Monday, October 26, 2015

Only Lovers Left Alive

             One of the best films of 2014 was a sexy romance about two weary and aloof vampires; further proof that a great story can be made out of anything resembling Twilight. Then again, not even Bram Stoker could predict a sexier vampire couple than ones played by Tom Hiddelston and Tilda Swinton. Directed by Jim Jarmusch, Only Lovers Left Alive is a post-modern vampire movie that plays around with clich├ęs, yet realizes a purely sensual and melancholic experience that makes vampires such great creatures.
            The film has a fairly simple story. Adam and Eve are two ancient happily married vampires, yet while Eve is in Tangiers, she learns that Adam has become very depressed in his house in Detroit. So she flies to Detroit to help Adam to get out of his funk. However, much of what makes Only Lovers Left Alive so great is how the film patiently moves through the world the created by the characters. As their cheeky biblical names imply, Adam and Eve are very ancient, so old that they have developed hobbies in music and literature and have secretly influenced the culture of the world. This is their mixed blessing because the world is feels decades behind them. The setting of Only Lovers Left Alive is a one that is dark yet rich and it makes audience savor it all.
            It is a fairly comical in that this film’s interpretation of vampires is essentially nocturnal hipsters; as cold as they are though, these are characters that are charming and far from dull. This is in part due to the lead performances of Tom Hiddleston and Tilda Swinton whose chemistry oozes with lust. There is an intimacy to these characters that is sensual, but also dependable. Even when they are separated by thousands of miles they can still rely on each other as partners. Their love creates a sort of synergy that is subtle yet is unmistakably there, like the best couples on and off the screen. Plus their conversations—ranging from past lives, the fall of Detroit, and blood popsicles—are so funny and endearing one may forget they can kill people in an instant just to survive.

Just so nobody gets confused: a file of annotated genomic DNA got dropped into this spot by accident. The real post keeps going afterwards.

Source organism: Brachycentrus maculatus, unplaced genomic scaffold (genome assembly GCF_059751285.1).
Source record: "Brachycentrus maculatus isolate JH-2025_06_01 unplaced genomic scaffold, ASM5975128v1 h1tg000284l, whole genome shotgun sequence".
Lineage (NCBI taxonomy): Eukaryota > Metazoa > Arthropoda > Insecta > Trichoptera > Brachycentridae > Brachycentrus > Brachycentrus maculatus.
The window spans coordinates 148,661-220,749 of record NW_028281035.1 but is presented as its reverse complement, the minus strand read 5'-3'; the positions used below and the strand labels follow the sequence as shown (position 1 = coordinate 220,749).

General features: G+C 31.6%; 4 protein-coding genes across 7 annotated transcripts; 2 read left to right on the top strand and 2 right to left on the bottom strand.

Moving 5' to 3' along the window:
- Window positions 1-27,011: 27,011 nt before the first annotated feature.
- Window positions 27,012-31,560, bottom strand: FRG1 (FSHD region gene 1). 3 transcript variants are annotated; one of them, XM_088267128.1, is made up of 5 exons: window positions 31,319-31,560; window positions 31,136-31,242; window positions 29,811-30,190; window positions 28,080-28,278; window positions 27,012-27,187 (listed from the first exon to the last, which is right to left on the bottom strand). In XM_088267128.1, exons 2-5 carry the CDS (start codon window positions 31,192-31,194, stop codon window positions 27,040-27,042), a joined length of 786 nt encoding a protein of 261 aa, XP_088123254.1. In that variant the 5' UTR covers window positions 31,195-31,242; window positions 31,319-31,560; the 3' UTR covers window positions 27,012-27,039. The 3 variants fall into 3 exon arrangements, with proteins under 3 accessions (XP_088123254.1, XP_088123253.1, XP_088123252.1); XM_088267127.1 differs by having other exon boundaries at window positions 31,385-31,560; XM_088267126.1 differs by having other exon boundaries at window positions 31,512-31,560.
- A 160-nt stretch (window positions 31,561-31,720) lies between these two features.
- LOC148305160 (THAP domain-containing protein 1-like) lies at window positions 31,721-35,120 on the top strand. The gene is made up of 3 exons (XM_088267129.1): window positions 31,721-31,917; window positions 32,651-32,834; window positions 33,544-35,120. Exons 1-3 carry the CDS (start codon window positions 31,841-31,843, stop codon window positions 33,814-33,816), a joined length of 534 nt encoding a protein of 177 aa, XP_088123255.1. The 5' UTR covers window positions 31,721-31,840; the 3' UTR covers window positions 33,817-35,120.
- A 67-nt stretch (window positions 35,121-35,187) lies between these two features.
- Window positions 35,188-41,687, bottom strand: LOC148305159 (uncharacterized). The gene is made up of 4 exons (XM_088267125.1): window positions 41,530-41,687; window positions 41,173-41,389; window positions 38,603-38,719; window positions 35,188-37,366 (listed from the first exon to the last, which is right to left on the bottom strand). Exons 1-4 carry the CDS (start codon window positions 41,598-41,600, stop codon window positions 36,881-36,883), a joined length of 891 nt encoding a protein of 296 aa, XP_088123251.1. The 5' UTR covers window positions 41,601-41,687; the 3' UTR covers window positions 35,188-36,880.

On the whole Only Lovers Left Alive proves to be more than just an art-house alternative to the Twilight thanks to a brilliant cast and a wonderfully dense story. This is a cool and sexy film that is more willing stretch into the funny and strange territory of nocturnal life. Even if vampires are no longer scary, this film proves that they still know how to party or chill out.  It is both a legit date movie and fresh diversion for those grimy dark days of October.  

            (Only Lovers Left Alive is available on DVD/Blu-ray)

Tuesday, October 20, 2015

House (or Hausu, 1977)

           What a wonderfully horrifying trip. It always seems like the freakiest films in existence—horror or otherwise—have the most innocuous titles imaginable. Film titles like Blue Velvet, The Thing, and even The Shining are not nearly as punchy as say The Texas Chainsaw Massacre, but nevertheless are stamped upon the most bizarre films ever made.  With this mind, House represents the most illogical extreme of this practice. House is a Japanese ghost story that plays like an acid fueled remix of The House on Haunted Hill, Suspiria, and The Monkees TV show starring a bunch of cheerleaders.  This film is a low budget monstrosity of kitschy surreal horror that will bewilder and shock anyone with its pure madness.
            The plot (excuse, really) revolves around a Japanese schoolgirl name Gorgeous and her six girlfriends as they visit the country home of her elderly aunt.  Life is dandy at first, but once the aunt’s cat starts twinkling its eyes things escalate quickly into a bizarre nightmare.  The horrors of House are unique in that the filmmakers—especially the special effects artists and actresses—push themselves into ridiculous and comical extremes. This is a film where a flying decapitated head biting a schoolgirl in the butt is the least crazy moment in the plot.  However, the plot hardly maintains a consistent mood so much as it switches between funny and bleak whenever it pleases, which surprisingly works because it makes House completely unpredictable.